To cite this article: Twardosz-Kropfmüller A, Singh MB, Niederberger V, Horak F, Kraft D, Spitzauer S, Valenta R, Swoboda I. Association of allergic patients’ phenotypes with IgE reactivity to recombinant pollen marker allergens. Allergy 2010; 65: 296–303.
Background: During the last decade allergen molecules from several allergen sources have been produced by recombinant DNA technology. The aim of this study was to investigate whether IgE reactivity to recombinant pollen allergens with broad and narrow cross-reactivity is associated with clinical phenotypes of allergic sensitization.
Methods: Serum IgE reactivity to a panel of six recombinant birch and grass pollen allergens was measured by ELISA in pollen sensitized patients from Central Europe to define groups of patients with exclusive IgE reactivity to rBet v 1, with exclusive reactivity to major grass pollen allergens (rPhl p 1, rPhl p 2, rPhl p 5) and with IgE reactivity to cross-reactive pollen allergens (rBet v 2, rPhl p 7). Patients’ clinical phenotypes were recorded. IgE responses to tree, grass and weed pollen as well as plant food extracts were evaluated in vitro by CAP-FEIA and clinical sensitivities were confirmed in vivo by skin prick testing.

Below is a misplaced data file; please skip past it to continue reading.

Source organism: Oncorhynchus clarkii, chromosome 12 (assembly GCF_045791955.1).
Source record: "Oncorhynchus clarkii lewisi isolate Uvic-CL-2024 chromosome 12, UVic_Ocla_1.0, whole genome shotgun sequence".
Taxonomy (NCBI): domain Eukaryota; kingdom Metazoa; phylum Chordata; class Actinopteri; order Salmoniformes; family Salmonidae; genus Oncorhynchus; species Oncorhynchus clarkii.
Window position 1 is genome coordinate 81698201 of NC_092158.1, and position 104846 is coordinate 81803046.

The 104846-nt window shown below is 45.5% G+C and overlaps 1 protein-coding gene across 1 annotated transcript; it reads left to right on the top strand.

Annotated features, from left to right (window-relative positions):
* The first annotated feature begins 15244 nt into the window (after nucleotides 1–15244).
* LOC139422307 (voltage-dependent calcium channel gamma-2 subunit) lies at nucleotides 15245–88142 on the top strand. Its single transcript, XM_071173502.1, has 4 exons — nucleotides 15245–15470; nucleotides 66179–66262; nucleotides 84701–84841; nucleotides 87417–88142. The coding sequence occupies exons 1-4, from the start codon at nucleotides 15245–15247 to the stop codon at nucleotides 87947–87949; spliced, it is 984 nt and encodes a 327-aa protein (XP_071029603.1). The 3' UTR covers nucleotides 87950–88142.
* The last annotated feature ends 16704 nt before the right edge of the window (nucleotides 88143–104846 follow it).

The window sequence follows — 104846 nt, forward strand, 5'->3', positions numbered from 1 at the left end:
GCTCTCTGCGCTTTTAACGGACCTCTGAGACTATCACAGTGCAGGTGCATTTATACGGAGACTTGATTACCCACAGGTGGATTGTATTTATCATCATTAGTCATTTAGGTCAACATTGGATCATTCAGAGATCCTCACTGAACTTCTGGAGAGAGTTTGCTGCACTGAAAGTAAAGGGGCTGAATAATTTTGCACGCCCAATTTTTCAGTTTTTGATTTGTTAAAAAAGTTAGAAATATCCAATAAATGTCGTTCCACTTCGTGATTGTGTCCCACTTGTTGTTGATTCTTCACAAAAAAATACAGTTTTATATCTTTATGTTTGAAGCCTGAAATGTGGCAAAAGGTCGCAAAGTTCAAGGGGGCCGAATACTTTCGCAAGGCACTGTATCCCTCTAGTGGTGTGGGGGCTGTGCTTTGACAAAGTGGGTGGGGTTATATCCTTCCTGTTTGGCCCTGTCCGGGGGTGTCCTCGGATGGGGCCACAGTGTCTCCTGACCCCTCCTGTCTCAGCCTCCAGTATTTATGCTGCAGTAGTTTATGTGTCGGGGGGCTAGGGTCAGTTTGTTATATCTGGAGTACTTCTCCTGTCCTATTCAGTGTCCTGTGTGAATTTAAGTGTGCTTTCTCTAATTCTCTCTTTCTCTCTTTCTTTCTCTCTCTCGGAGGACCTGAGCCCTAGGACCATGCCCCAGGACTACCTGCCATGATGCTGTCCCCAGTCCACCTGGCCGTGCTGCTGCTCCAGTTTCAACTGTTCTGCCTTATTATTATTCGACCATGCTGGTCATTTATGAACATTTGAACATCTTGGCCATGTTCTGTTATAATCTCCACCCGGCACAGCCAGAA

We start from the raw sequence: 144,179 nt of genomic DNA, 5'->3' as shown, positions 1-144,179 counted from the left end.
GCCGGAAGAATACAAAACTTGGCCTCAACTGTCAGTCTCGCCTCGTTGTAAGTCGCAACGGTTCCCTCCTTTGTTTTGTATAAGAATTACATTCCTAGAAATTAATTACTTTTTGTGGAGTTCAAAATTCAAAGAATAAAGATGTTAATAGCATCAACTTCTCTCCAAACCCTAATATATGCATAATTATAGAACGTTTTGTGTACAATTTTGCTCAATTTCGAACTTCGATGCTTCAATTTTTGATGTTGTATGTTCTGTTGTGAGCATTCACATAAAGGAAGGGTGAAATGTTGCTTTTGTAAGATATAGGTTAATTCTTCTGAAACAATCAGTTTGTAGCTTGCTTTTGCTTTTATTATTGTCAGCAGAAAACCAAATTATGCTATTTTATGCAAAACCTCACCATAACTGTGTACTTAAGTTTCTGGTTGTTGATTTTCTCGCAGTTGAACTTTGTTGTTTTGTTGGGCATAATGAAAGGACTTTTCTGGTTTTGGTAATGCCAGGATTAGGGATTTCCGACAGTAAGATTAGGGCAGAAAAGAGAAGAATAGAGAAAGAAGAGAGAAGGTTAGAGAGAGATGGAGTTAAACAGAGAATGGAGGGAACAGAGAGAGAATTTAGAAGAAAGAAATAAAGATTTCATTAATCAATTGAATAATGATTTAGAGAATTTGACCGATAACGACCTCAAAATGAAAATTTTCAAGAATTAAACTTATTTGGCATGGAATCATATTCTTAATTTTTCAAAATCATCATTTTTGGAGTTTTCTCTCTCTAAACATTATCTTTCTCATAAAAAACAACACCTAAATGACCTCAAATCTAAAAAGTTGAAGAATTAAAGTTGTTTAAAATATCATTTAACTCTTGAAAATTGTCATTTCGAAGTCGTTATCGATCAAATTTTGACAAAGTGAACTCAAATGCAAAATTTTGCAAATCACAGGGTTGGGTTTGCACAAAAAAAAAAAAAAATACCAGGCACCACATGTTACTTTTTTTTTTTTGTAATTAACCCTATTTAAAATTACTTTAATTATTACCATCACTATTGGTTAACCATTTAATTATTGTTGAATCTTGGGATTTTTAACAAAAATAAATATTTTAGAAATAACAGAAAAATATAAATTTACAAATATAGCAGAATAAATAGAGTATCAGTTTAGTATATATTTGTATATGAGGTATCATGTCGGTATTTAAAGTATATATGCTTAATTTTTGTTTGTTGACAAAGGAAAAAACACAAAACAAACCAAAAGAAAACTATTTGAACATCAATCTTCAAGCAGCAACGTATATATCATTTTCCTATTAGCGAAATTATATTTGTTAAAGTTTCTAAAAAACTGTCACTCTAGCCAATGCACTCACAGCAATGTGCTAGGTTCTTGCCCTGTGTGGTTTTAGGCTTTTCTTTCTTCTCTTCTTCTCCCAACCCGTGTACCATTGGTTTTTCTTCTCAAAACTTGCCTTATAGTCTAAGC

Results: IgE reactivity to the recombinant major birch pollen allergen, rBet v 1, was associated with sensitization to pollen from birch, taxonomically related trees and to certain plant-derived food. Reactivity to the recombinant timothy grass pollen allergens, rPhl p 1, rPhl p 2, rPhl p 5, indicated sensitization to pollen from grasses. Patients reacting with the highly cross-reactive allergen rPhl p 7 were polysensitized to pollen from unrelated trees, grasses and weeds and rBet v 2-positive patients were polysensitized to pollen and plant-derived food from unrelated plants.
Conclusions: IgE reactivity to recombinant marker allergens is associated with clinical phenotypes of allergic sensitization and may be useful for the selection of treatment strategies.